Well, it’s official. The 2nd Gen Cadillac CTS-V can now claim that it is an 11-second car right off the showroom floor. The proof is in this YouTube video from Redline Motorsports and Road Test TV, which details the dragstrip adventures of the crew as the tested their new shop car.
We talked to our good friend Howard Tanner from Redline, who filled us in on a few of the details. The CTS-V was consistently running low-12s in less than optimal weather conditions at Palm Beach International Raceway, and the crew was ready to call it good-enough and take the car back to the shop and get busy modifying it. Then the DA dropped from 1,500 feet with 94% humidity to 1,100 DA and just 64% humidity, so they decided to give it one more try.
The car is still wearing the stock 285/35/19 Michelin Pilot Sports, and the only changes they made to the were pumping up the stock front tires all the way up to 50 PSI for less rolling resistance and dropping the rear tire pressure down to 28 PSI for better grip. In fact, there are just 1,600 miles on the car, and it hasn’t even so much as had the oil changed yet.
Tanner tells us that the car is a 6-speed automatic, and they launched at 1,500 RPM. “We didn’t use any traction control. This was just raw driver!” he tells us. The car seems to grip pretty well out of the hole, and the trans deftly snaps through the gears shifting at 6,000 RPM. The final ET rings in at 11.97 at 116.9 MPH, with a street-tire defying 60-foot of 1.7.
It’s an impressive accomplishment for sure, but the Redline Team agrees that this is about the maximum performance that can be wrung from the CTS-V in stock form. “We think the car is at its peak number,” says Tanner. “It’s getting the most traction it can get and it has minimal wheel spin. Even so, the Pilot Sports are quite impressive for a street tire.”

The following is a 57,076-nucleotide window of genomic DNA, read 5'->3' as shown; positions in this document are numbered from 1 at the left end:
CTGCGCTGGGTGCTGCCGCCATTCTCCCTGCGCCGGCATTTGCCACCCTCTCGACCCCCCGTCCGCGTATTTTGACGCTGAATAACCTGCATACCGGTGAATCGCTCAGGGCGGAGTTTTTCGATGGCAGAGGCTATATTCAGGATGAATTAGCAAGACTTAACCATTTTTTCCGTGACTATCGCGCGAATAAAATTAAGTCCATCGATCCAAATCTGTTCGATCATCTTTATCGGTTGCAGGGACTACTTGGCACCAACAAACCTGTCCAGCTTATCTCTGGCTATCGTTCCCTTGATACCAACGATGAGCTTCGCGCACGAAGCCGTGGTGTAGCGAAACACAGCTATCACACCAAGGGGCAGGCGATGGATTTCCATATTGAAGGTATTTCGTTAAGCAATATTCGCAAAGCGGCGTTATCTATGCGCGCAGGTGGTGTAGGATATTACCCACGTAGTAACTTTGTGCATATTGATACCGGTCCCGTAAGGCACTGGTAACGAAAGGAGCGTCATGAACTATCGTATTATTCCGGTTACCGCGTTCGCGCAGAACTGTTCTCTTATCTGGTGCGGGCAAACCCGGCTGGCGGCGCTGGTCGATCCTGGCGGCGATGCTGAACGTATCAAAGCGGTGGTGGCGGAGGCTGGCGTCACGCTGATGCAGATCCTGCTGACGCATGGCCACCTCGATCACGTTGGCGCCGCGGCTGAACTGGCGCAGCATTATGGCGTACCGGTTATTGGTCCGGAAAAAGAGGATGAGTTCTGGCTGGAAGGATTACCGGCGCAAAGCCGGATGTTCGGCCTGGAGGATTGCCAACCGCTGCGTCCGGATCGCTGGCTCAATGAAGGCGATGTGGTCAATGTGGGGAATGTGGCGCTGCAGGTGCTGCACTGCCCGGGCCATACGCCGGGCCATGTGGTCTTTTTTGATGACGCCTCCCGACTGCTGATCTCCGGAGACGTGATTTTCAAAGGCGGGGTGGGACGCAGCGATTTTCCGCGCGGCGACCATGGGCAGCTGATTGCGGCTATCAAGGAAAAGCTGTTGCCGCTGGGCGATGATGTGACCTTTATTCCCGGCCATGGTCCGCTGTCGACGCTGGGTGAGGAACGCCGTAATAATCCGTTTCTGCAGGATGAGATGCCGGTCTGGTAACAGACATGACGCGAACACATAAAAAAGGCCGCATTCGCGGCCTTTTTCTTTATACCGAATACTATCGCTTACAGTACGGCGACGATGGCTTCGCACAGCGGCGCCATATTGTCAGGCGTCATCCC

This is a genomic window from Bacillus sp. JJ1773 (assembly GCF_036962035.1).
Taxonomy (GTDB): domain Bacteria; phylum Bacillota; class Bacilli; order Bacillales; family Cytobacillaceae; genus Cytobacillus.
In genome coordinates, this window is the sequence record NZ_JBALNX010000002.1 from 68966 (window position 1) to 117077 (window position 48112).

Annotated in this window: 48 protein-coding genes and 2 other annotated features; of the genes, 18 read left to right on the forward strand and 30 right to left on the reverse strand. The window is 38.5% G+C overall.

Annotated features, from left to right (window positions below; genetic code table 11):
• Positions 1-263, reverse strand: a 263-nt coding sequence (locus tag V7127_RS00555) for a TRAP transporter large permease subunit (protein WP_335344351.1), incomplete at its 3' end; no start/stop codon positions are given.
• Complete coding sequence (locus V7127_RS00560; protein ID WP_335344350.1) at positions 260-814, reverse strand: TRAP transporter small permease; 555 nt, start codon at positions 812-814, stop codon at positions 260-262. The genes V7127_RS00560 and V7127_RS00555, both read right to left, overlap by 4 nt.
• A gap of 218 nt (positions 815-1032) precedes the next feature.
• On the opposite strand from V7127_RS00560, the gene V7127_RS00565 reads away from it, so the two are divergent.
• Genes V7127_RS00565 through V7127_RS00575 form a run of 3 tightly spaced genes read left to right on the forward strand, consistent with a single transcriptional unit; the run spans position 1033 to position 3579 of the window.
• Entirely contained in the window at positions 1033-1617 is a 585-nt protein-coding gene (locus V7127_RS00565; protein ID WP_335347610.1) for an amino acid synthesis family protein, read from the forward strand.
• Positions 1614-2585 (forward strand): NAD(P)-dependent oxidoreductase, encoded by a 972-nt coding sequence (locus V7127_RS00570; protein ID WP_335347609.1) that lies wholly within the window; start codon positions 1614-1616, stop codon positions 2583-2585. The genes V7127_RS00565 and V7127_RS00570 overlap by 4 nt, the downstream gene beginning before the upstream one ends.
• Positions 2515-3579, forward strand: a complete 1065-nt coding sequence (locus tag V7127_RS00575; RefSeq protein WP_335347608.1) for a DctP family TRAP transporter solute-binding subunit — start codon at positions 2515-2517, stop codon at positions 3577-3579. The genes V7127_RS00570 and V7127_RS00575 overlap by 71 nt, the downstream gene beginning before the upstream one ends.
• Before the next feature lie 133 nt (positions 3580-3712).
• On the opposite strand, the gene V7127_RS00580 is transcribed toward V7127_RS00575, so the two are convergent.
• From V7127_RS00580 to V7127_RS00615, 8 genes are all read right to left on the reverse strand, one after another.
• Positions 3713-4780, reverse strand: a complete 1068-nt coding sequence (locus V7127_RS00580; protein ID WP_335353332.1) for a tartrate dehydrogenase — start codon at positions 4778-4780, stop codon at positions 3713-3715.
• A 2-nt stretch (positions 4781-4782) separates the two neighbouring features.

So what’s next for the Redline Cadillac after this? Modifications – lots of them. Tanner tells us, “Since the CTSV if factory supercharged increasing airflow is quite easy. Our base packages will typically include improvements to the air inlet system as well as increasing the supercharger speed. This is also combined with engine management changes to deal with the new airflow changes.”
Many of you are likely scratching your head over them choosing to run with a 6L80E and not a manual trans, but there are more than just power gains to be had with an automatic CTS-V. “The 6L90E transmission is also is a place we spend time to recalibrate,” says Tanner. “We have proven that improving the shift response will pick up ET at the track.”
Given Redline’s considerable success modifying the supercharged LSA in the ZL1 Camaro, we can’t wait to see where this Caddy will end up when they are done with it. We’re thinking this is a low 10-second car hiding in luxury trim. How about you?